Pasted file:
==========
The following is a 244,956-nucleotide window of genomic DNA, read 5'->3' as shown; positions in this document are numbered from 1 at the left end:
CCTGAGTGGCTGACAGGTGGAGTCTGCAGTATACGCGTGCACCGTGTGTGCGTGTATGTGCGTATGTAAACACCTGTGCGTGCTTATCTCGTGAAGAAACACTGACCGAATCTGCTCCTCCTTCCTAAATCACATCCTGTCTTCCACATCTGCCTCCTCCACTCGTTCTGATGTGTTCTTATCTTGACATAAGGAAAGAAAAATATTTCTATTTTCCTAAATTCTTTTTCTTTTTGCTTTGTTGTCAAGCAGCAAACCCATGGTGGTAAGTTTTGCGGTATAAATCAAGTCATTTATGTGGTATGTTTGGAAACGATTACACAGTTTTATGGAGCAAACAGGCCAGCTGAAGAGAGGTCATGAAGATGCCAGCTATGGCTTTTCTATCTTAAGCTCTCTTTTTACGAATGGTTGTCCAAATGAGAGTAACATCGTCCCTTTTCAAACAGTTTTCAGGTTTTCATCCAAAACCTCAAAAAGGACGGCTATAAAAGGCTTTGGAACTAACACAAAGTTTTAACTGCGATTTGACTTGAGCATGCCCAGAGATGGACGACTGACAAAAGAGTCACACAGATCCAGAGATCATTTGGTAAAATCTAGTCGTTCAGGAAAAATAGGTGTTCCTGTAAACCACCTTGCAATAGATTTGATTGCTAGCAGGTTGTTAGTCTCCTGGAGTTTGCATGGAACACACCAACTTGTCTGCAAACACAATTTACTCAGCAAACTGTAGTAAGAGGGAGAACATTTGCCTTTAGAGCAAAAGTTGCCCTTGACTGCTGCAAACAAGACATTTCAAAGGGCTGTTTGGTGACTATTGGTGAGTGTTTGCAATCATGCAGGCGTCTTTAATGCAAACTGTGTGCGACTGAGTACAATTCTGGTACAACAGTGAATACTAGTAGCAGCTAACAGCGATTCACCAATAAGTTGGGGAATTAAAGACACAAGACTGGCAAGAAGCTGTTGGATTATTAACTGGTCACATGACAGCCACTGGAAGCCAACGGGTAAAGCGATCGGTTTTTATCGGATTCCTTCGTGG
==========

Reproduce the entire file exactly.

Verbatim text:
The following is a 244,956-nucleotide window of genomic DNA, read 5'->3' as shown; positions in this document are numbered from 1 at the left end:
CCTGAGTGGCTGACAGGTGGAGTCTGCAGTATACGCGTGCACCGTGTGTGCGTGTATGTGCGTATGTAAACACCTGTGCGTGCTTATCTCGTGAAGAAACACTGACCGAATCTGCTCCTCCTTCCTAAATCACATCCTGTCTTCCACATCTGCCTCCTCCACTCGTTCTGATGTGTTCTTATCTTGACATAAGGAAAGAAAAATATTTCTATTTTCCTAAATTCTTTTTCTTTTTGCTTTGTTGTCAAGCAGCAAACCCATGGTGGTAAGTTTTGCGGTATAAATCAAGTCATTTATGTGGTATGTTTGGAAACGATTACACAGTTTTATGGAGCAAACAGGCCAGCTGAAGAGAGGTCATGAAGATGCCAGCTATGGCTTTTCTATCTTAAGCTCTCTTTTTACGAATGGTTGTCCAAATGAGAGTAACATCGTCCCTTTTCAAACAGTTTTCAGGTTTTCATCCAAAACCTCAAAAAGGACGGCTATAAAAGGCTTTGGAACTAACACAAAGTTTTAACTGCGATTTGACTTGAGCATGCCCAGAGATGGACGACTGACAAAAGAGTCACACAGATCCAGAGATCATTTGGTAAAATCTAGTCGTTCAGGAAAAATAGGTGTTCCTGTAAACCACCTTGCAATAGATTTGATTGCTAGCAGGTTGTTAGTCTCCTGGAGTTTGCATGGAACACACCAACTTGTCTGCAAACACAATTTACTCAGCAAACTGTAGTAAGAGGGAGAACATTTGCCTTTAGAGCAAAAGTTGCCCTTGACTGCTGCAAACAAGACATTTCAAAGGGCTGTTTGGTGACTATTGGTGAGTGTTTGCAATCATGCAGGCGTCTTTAATGCAAACTGTGTGCGACTGAGTACAATTCTGGTACAACAGTGAATACTAGTAGCAGCTAACAGCGATTCACCAATAAGTTGGGGAATTAAAGACACAAGACTGGCAAGAAGCTGTTGGATTATTAACTGGTCACATGACAGCCACTGGAAGCCAACGGGTAAAGCGATCGGTTTTTATCGGATTCCTTCGTGG